[Milton-L] Great, unhappy souls
aelfric at gmail.com
Wed Jan 27 13:14:53 EST 2010
Didn't one of Milton's wives (I think it was Elizabeth Minshull) object to
the engraved portraits because they made Milton look dour--entirely unlike
the smiling person she knew? I don't have the exact reference to hand at the
moment (no doubt some other listmember does). Of course, I recognize that
Dario's talking about something like romantic melancholy, which isn't
necessarily incompatible with being happy in the usual sense--at least I
Jason A. Kerr
On Wed, Jan 27, 2010 at 12:41 PM, Dario Rivarossa <dario.rivarossa at gmail.com
> In his “Dialogue between Nature and a Soul”, written in 1824, the poet and
> essayist Giacomo Leopardi mentions Milton among the “great, unhappy souls”.
> Leopardi admiration was not to be taken for granted, since Milton wrote in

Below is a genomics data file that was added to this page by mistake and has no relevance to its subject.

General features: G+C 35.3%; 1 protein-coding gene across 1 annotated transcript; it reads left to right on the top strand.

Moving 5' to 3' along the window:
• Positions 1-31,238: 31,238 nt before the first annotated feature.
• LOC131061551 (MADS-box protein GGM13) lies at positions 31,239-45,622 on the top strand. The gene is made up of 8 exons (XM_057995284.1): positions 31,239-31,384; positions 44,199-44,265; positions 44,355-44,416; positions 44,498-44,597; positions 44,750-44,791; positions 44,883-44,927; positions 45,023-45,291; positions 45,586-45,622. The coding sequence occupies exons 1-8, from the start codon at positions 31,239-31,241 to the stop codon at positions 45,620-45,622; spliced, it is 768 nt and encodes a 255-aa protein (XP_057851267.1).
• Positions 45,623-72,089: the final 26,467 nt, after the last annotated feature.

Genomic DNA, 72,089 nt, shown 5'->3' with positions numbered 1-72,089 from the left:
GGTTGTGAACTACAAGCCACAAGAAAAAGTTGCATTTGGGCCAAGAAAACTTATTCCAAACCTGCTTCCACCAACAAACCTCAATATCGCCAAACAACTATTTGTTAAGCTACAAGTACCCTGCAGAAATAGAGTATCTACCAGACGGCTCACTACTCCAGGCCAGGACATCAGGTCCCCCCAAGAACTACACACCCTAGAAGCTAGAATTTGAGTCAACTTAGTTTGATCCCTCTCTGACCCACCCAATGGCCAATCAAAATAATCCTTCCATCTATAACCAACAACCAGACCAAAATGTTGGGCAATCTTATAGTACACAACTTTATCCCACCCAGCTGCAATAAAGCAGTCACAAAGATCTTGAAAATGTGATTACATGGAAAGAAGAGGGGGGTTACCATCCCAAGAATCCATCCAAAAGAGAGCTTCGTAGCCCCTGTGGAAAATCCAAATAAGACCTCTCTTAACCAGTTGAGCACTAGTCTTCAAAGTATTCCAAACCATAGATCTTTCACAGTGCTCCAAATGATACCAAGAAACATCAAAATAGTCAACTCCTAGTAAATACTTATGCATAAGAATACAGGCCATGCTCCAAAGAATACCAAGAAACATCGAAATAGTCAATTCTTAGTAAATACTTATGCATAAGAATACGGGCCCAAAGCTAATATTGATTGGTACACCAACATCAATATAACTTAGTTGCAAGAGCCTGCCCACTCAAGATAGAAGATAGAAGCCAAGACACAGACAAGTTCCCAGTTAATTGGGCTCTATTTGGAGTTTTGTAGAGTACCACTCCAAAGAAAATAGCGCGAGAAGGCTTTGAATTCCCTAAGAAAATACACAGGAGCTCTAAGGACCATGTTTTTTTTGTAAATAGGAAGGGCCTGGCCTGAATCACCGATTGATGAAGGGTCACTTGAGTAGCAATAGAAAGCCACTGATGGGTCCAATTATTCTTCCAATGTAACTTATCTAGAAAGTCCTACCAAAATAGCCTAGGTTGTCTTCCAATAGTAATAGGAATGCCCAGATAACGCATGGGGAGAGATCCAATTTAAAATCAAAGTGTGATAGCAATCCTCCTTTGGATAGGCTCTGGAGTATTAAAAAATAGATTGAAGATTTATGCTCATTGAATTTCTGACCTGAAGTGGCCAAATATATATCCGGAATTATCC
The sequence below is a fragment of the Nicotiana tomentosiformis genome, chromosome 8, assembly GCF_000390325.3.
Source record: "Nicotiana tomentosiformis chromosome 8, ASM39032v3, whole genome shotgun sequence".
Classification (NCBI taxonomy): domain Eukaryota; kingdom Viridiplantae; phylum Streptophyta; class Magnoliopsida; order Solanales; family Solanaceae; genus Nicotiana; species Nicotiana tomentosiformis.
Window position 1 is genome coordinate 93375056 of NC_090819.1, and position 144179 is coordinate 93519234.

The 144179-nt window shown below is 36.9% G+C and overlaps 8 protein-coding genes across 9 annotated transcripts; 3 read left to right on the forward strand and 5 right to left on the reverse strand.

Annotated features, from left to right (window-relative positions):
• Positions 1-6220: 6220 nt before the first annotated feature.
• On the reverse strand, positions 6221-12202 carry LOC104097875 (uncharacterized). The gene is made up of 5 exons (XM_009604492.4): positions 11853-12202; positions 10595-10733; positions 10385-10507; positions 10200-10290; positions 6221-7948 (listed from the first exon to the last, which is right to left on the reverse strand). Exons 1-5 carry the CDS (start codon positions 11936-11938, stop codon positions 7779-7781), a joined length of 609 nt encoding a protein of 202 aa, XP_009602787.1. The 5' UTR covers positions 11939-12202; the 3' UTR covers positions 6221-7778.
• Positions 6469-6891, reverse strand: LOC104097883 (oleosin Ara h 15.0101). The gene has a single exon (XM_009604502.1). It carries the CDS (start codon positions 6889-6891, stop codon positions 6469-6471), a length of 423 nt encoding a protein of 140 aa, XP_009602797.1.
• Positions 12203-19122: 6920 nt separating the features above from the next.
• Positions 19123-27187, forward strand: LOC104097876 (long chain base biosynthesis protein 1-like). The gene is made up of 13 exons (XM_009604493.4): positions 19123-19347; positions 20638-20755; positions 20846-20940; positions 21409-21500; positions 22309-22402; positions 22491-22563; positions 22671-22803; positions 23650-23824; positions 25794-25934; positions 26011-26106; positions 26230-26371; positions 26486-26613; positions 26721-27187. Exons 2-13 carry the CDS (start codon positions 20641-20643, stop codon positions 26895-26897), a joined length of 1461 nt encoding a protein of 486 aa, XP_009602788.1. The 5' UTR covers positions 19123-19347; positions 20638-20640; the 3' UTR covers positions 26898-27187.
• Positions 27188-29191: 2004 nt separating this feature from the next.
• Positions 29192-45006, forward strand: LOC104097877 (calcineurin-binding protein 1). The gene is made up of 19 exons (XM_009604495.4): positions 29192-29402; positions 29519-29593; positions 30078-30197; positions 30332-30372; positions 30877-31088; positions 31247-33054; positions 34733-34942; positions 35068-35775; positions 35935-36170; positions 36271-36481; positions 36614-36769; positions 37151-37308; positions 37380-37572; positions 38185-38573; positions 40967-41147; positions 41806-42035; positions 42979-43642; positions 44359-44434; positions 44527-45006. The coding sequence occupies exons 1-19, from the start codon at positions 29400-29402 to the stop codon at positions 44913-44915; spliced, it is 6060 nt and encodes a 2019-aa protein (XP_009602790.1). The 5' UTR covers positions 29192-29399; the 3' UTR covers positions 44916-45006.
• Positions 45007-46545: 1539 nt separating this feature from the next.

> order to “justify the ways of God to men”, while the Italian poet was an
> atheist; indeed the only avowed atheist among the fathers of Italian
> literature: Dante, Petrarca, Manzoni etc. He was at loggerheads with the
> Christian writers of his times, and not only them, but he obviously noticed
> that Milton had something different to tell than theology. In fact, in Italy
> Milton has always belonged to counterculture. Hints to PL, however warped,
> can be found in Leopardi’s “History of Mankind”, in that same collection
> called “Operette morali” (Little moral writings).
> Last but not least, Leopardi’s philosophy anticipated Nietzsche’s, who knew
> his works.
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The purpose of poetry is to remind us
how difficult it is to remain just one person,
for our house is open, there are no keys in the doors,
and invisible guests come in and out at will.
—Czeslaw Milosz, from "Ars Poetica?"
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